When we contract any muscle in the body, there is always an opposing muscle that lengthens as a result. If we contract a series of muscles in a specific pattern, like rotating the upper body towards the left, there is an opposing set of muscles that lengthens in reaction to the contraction. If this new repetitive pattern is performed gradually over time, the muscles adapt and the brain does not have to overreact by glueing up the fascia as a support.
However, if the new repetitive pattern, in this case running around the track in one direction, is performed too progressively, the brain will respond to support the overloaded muscles and the fascia surrounding the muscles in this specific pattern, will lock the upper body in a spiral pattern towards the left, the left leg towards internal rotation and the right leg towards external rotation. This also means that the opposite pattern ends up being locked in the lengthened position, which weakens the pattern as the muscles are not able to contract through the full range.
AND AT THE SAME TIME WEAKENS THE ROTATORS TOWARDS THE RIGHT!
All this is perfectly fine for a track athlete, as this is the pattern in which they will be running all the time. But the road runner will most probably very seldom sprint on a curve towards the left, more often in a straight line and then sometimes in a curve towards the right.
How do we know this?
Because in LYNO® we have tested it over and over again!
When we do the full body assessment and test the length of each major muscle involved in running around the track, and I have done numerous of these assessments in the past 22 years, there is always a distinct difference in range of movement in the spiral patterns of the arms, upper body and legs. Muscles involved in curving the body towards the left, are more locked in a short position, whereas the opposite pattern is normally longer and the muscles weaker. This results in non-alignment and could result in injury, depending on the intensity of training.
Is it then acceptable for a road-runner to do track training as long as they keep changing their direction on the track?
Yes, if you take my argument above, then most certainly it is, as long as you do not progress your track training too quickly and allow the body to strengthen gradually. But then the following question arises: Why would you want to improve your strength in spiral patterns if the end goal is to run straight?
In my sport practice in Stellenbosch where I focused on track and road runners I saw so many locked spiral patterns due to unnecessary track training. I eventually managed to convince my triathlete and road runners to do their speed training on a straight road and the injuries became remarkably less.
Finally, is it a good idea to do your speed training on a treadmill?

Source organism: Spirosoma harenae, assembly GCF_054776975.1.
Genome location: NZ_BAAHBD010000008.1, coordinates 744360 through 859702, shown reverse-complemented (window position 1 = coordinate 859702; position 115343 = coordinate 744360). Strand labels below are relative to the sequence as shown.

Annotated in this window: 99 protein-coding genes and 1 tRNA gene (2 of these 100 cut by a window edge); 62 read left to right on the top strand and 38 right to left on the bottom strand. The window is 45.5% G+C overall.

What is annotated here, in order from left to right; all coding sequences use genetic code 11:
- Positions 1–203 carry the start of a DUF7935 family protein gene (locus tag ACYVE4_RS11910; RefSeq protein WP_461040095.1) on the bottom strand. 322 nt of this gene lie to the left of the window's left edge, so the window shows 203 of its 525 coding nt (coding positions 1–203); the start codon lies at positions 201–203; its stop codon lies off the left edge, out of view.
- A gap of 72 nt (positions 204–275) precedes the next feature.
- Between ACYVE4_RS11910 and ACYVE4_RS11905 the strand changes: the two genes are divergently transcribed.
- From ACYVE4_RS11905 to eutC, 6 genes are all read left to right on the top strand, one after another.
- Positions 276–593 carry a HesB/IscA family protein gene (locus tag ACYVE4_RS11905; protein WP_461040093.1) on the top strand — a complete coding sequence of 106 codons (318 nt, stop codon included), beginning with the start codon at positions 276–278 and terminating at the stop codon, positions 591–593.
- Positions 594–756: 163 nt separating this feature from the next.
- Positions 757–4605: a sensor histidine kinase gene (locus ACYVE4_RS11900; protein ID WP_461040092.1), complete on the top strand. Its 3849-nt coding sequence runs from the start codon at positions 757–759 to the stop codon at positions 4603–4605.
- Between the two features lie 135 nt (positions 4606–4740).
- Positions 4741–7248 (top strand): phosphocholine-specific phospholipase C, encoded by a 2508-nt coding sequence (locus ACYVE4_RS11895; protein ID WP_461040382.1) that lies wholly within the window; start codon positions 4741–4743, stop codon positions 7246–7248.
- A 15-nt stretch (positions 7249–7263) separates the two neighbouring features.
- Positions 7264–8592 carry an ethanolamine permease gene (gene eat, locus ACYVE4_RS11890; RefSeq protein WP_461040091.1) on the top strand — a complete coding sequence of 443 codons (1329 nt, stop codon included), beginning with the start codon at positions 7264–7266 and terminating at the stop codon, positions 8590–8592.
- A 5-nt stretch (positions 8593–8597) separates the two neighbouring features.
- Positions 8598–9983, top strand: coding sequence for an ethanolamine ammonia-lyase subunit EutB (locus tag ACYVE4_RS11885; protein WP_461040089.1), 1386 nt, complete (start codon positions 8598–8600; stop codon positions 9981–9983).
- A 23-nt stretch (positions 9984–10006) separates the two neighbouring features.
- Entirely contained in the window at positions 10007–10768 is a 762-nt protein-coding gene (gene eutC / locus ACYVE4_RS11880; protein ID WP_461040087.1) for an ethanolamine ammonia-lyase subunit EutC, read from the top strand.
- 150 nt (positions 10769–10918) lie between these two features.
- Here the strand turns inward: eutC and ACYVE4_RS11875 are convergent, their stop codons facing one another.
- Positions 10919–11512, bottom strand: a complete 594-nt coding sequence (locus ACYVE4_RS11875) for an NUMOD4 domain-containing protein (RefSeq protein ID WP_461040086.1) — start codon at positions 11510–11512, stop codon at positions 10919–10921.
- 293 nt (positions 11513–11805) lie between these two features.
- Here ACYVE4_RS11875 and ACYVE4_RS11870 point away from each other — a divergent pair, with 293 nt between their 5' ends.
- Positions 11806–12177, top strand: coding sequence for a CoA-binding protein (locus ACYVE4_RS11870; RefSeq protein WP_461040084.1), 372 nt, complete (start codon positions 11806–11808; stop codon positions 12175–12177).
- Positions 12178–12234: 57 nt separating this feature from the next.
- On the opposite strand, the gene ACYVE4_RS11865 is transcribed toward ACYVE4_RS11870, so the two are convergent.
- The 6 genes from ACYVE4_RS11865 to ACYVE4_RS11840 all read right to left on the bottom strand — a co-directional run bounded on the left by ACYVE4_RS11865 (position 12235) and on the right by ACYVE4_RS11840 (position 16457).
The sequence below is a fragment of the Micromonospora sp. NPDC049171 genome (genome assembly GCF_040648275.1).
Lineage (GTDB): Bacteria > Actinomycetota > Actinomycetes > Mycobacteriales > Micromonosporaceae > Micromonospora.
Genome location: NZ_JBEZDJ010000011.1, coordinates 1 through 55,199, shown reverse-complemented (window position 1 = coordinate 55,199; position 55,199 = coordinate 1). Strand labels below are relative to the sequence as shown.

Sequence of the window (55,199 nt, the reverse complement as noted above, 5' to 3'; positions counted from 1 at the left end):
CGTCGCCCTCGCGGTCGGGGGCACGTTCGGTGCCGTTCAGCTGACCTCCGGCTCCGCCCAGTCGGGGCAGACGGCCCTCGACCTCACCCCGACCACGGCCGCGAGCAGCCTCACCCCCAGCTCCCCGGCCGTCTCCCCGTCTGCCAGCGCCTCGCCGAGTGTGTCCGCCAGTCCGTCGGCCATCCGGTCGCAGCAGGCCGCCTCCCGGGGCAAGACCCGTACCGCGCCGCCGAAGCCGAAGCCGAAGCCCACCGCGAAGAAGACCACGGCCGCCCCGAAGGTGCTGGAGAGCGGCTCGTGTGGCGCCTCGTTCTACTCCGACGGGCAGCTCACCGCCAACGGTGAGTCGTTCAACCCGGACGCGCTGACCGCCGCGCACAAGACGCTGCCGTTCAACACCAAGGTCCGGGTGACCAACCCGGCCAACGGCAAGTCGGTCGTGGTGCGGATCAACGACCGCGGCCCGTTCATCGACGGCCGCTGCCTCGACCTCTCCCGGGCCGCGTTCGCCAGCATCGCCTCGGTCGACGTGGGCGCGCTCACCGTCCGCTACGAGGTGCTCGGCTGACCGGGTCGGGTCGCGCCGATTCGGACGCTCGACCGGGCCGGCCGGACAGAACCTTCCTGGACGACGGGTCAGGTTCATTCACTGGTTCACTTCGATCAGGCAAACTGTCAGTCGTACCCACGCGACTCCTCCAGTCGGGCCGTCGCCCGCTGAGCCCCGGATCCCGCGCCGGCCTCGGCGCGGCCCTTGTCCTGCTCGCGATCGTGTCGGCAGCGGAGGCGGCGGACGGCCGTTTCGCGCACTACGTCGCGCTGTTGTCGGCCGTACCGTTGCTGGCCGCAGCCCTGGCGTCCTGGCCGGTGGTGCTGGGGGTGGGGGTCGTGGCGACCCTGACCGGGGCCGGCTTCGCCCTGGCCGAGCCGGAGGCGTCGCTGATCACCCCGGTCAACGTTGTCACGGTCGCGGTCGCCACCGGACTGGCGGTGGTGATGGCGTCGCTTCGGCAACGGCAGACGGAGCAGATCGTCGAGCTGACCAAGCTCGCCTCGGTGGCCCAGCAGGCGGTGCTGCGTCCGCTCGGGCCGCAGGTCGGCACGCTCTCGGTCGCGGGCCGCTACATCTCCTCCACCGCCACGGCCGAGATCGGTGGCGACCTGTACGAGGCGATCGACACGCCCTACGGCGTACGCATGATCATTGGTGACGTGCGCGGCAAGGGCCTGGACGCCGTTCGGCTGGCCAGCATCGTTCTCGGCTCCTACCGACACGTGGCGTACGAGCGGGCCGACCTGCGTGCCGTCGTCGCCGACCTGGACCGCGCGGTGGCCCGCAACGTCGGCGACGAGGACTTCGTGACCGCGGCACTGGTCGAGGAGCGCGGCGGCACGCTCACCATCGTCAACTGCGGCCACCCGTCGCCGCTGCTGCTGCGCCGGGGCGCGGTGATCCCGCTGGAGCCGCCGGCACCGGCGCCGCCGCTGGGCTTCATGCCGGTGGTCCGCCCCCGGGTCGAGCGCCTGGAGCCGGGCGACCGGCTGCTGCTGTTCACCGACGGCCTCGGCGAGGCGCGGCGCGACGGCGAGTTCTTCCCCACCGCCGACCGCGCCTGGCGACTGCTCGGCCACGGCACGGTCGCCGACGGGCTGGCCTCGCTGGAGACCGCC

This is always an interesting question. Many athletes love doing their speed intervals on the treadmill as it is easier to measure and to pace yourself on a treadmill.
But let’s again look at the functional anatomy. When you run on solid ground; the moment you place your foot on the ground, the Gluteii, hamstrings and calf muscles have to contract strongly in order to project the full body weight forward. While doing that, the opposite muscles on the other leg, lift the leg up and moves the leg forward in a non-weight bearing action, so much easier and less effort.
This means that in speed training the posterior line (muscles at the back of the leg) does all the hard work and if you progress your training carefully, these muscles will become well conditioned for speed running.
So what happens when you run on the treadmill?
When you put your foot down on the treadmill, the band moves your foot backwards, which means that the effort necessary to propel the body forward, is distinctively less! At the same time the opposite leg operates in the same non-weightbearing way as with running on solid ground. Therefor the pattern that gains the most momentum and conditioning on the treadmill, would be the anterior line, the muscles that brings the opposite leg forward.
So what happens if you have done all your ‘speed-training’ on the treadmill and you suddenly hit solid ground to test the conditioning? Your anterior lines are well conditioned to bring your legs forward, but the posterior lines have not had any conditioning. The brain ‘thinks’ that you are conditioned to run fast, but as soon as you set off on solid ground, you injure your hamstring or calf due to the sudden and unexpected overload.
Coaching has become so scientific that it just makes no sense that an athlete would look for trouble if it could be avoided. Strengthen muscles in the range and pattern that they will be expected to perform and your results will show.